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Iron in Mills and Millwrighting

Though the use of iron in millwrighting is not as traditional as that of wood, iron has firmly cemented its place as a valuable material in the craft. Two types of iron have been used in millwrighting, these being wrought iron and cast iron. Wrought iron was used mainly for bearings and hinges, as it was iron that you needed to heat up and then manipulate; its properties are also suited to areas where strength is needed. Cast iron, on the other hand, became increasingly popular in millwrighting after being pioneered by John Smeaton in the mid-18th century. This is likely due to its convenience, as you only had to melt the iron and pour it into a mould rather than manipulate it. It also had many benefits, such as a long lifespan. The use of cast iron has therefore grown exponentially in millwrighting over the past few centuries.
A diagram of a cast-iron ‘Smeaton Wheel’ at London Bridge waterworks
(Mills Archive Collection, JKMC-1121641)
Cast iron began to be increasingly introduced into millwork in the mid-eighteenth century. In comparison to wood, there were advantages to using iron in the construction of certain parts of the mill, especially in watermills. Iron could be used for parts of the waterwheel that were consistently submerged, and unlike wood, it would not be susceptible to rot. To begin with, iron was reserved for hubs and rims of the many composite wheels that were installed, as large castings presented many difficulties. At the latter end of the eighteenth century, owed mostly to the work of John Smeaton, the ability to cast iron was improved and many fine wheels were produced. After this innovation, timber was, in most cases, retained only for the floats and paddles of a waterwheel. The pit wheel was also gradually crafted from cast iron. It could often be partly submerged, and in such conditions the superiority of iron was indisputable. However, the teeth of the pitwheel would likely remain wooden as they were easier and cheaper to replace if they broke. The miller would likely have spare wooden teeth ready to replace those that broke to keep the mill working. It was also typical to cast the wallower in iron once the ability to do so was available. The iron wallower meshed nicely with the wooden teeth of the pitwheel, and it was common for iron and hardwood to work in tandem as they worked quietly together. Iron construction was slowly adopted for the remaining machinery of the watermill, though timber was still employed for the main waterwheel shaft which transmitted power through the wheel. In some cases, millwrights would replace this shaft with an iron one as it could last a lifetime, rather than 35-50 years. In multiple surviving cases, the great spur wheel is also made of timber.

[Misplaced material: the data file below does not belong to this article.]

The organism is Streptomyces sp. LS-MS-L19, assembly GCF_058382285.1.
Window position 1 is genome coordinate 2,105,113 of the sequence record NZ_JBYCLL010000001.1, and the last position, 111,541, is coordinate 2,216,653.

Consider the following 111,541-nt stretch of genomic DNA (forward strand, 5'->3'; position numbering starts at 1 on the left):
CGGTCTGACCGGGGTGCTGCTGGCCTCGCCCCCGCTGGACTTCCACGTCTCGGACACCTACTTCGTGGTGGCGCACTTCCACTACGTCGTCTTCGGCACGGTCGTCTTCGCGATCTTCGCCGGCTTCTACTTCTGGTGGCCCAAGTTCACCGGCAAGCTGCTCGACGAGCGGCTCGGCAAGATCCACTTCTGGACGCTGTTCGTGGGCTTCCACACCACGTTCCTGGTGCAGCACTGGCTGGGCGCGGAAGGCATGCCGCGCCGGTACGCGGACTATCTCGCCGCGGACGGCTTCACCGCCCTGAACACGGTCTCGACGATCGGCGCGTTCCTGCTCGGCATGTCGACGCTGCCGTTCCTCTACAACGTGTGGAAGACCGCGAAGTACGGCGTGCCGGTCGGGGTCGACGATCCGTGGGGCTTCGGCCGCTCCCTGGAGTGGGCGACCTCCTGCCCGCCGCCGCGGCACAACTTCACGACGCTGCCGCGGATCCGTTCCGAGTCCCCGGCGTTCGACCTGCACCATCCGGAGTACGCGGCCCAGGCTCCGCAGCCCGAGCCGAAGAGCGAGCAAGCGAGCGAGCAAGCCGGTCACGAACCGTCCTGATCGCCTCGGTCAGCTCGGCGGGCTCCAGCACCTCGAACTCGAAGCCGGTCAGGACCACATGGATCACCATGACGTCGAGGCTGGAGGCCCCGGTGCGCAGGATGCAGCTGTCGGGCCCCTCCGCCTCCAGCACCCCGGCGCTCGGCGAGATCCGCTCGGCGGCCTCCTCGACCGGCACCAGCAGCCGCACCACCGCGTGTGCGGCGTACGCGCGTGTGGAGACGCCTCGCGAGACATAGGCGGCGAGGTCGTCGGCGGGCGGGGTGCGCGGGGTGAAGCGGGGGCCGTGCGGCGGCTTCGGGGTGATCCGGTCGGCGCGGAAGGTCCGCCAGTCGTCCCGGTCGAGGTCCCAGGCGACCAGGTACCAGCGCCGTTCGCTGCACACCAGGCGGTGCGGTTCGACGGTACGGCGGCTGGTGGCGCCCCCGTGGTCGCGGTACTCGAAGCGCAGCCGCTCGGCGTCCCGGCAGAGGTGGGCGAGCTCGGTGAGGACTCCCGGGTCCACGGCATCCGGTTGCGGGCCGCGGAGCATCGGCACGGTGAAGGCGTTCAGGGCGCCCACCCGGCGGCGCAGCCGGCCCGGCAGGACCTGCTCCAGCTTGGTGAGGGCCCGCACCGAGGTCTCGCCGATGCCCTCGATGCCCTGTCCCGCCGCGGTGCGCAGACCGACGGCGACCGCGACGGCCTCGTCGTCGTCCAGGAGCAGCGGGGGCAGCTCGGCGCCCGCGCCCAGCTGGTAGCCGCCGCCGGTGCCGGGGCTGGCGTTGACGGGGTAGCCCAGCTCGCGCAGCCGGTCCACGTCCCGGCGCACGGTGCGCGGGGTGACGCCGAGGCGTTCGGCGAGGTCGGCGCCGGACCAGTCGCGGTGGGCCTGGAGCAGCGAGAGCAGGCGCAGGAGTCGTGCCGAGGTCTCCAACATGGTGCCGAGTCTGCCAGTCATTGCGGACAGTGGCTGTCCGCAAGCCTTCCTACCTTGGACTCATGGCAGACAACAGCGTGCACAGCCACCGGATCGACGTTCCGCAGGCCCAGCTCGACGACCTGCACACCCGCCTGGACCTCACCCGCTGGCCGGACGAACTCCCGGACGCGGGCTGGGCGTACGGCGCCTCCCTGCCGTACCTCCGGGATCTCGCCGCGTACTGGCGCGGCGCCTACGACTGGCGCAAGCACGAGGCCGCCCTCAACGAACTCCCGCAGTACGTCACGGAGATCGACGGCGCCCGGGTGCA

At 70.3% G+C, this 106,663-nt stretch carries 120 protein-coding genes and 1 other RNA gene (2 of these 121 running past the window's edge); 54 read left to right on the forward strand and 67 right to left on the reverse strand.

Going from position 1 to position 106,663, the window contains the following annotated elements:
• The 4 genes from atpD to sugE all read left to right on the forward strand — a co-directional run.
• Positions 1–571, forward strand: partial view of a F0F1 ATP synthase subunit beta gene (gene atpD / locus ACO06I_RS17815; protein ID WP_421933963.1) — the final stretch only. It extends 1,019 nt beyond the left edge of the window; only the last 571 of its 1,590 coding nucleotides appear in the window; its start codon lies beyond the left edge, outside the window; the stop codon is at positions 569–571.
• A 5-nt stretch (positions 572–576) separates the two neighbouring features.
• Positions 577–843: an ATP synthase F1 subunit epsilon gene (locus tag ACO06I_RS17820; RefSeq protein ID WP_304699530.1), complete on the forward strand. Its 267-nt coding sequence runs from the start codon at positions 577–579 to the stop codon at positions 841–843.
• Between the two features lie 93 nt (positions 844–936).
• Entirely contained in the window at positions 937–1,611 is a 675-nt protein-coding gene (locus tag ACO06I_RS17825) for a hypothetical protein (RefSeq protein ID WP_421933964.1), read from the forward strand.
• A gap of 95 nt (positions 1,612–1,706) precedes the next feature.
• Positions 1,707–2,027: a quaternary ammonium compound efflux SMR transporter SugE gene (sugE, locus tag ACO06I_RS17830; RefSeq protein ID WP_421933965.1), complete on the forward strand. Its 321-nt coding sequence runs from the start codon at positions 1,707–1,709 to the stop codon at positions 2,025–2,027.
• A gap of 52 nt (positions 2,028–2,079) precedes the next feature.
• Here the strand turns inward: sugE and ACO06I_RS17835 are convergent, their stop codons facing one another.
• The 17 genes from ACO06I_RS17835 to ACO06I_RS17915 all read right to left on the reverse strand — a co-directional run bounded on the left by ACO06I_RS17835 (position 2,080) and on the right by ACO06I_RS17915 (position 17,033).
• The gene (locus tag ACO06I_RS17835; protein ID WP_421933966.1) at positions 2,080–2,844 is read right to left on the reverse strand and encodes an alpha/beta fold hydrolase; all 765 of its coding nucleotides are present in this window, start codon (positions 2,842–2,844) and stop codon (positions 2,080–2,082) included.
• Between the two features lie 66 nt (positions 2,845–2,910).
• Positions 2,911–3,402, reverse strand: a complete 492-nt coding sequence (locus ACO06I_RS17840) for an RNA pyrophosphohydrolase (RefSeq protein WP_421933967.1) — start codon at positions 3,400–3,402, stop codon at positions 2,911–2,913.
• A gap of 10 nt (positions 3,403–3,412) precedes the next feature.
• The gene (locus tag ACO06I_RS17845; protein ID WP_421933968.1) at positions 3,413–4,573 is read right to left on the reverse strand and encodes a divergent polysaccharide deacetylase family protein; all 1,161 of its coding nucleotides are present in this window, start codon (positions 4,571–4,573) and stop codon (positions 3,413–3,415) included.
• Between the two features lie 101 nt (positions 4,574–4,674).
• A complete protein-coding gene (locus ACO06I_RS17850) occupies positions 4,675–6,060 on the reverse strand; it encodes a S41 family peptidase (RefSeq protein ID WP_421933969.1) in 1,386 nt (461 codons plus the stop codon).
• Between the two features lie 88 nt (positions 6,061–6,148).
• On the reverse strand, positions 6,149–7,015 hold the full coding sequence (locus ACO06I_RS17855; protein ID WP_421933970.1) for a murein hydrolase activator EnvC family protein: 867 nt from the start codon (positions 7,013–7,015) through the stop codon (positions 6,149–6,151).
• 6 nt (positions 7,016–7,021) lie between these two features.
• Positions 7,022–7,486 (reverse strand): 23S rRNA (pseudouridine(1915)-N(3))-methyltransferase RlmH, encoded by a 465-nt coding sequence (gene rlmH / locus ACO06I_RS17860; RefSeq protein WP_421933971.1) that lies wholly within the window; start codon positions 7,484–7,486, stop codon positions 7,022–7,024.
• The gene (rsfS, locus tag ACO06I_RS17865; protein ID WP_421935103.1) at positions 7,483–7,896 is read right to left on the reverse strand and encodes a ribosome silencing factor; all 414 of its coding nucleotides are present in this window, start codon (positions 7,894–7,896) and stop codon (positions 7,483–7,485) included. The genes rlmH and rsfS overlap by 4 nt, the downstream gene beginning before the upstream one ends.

An undershot iron waterwheel made by Coombs dated from 1877 at West Mill, Sherborne, Dorset. Photo Martin Bodman
(Mills Archive Collection, MBRN-DOP-088)
Iron also had importance in the construction of a windmill, though its usage was far less common than in a watermill. Most parts of a traditional windmill were constructed of wood, however, in some parts of the mill, such as the mortises where the stocks passed through the windshaft, the usage of timber presented a weakness. This area was particularly susceptible to penetration of rainwater and therefore more likely to rot. The introduction of cast iron aided in ending this problem as the end of the shaft was replaced with an iron casting, known as a poll end or ‘canister’, and the stocks were secured by wedges. The wooden gearing that existed in a windmill took a similar route to that of a watermill. Composite brake wheels were introduced into the windmill as the use of cast iron steadily increased in the late eighteenth century. Some windmills also had brake wheels completely made from cast iron, though wooden gearing never fully gave way to metal. Wooden wind shafts were also replaced with a cast iron version as they offered the advantage of not wearing down due to friction at the neck. Also, if a mill wanted to change from common sails to patent sails, it would need to have an iron windshaft as the millwright would need to drill down into the middle of it. Therefore, during the twentieth century, iron wind shafts were incorporated into new work wherever possible. Iron also featured in the advancement of roller mills. During the development of roller milling, Britain began to prefer iron and steel in its production of roller mills as they only needed regrinding once a year. By the late 1870s, chilled iron roller mills began to be installed across Britain, and this provided a more efficient way of grinding grain to produce flour.
Iron upright shaft and wallower featured in the post mill at Friston in Suffolk.
Photo Guy Blythman
(Mills Archive Collection, TECH-FRIS83)
In all, iron has been, and still is, an important material in the craft of millwrighting. Though the traditional craft of millwrighting never fully moved away from its roots in wood, iron offered a clear solution to some issues that arose with the use of wood.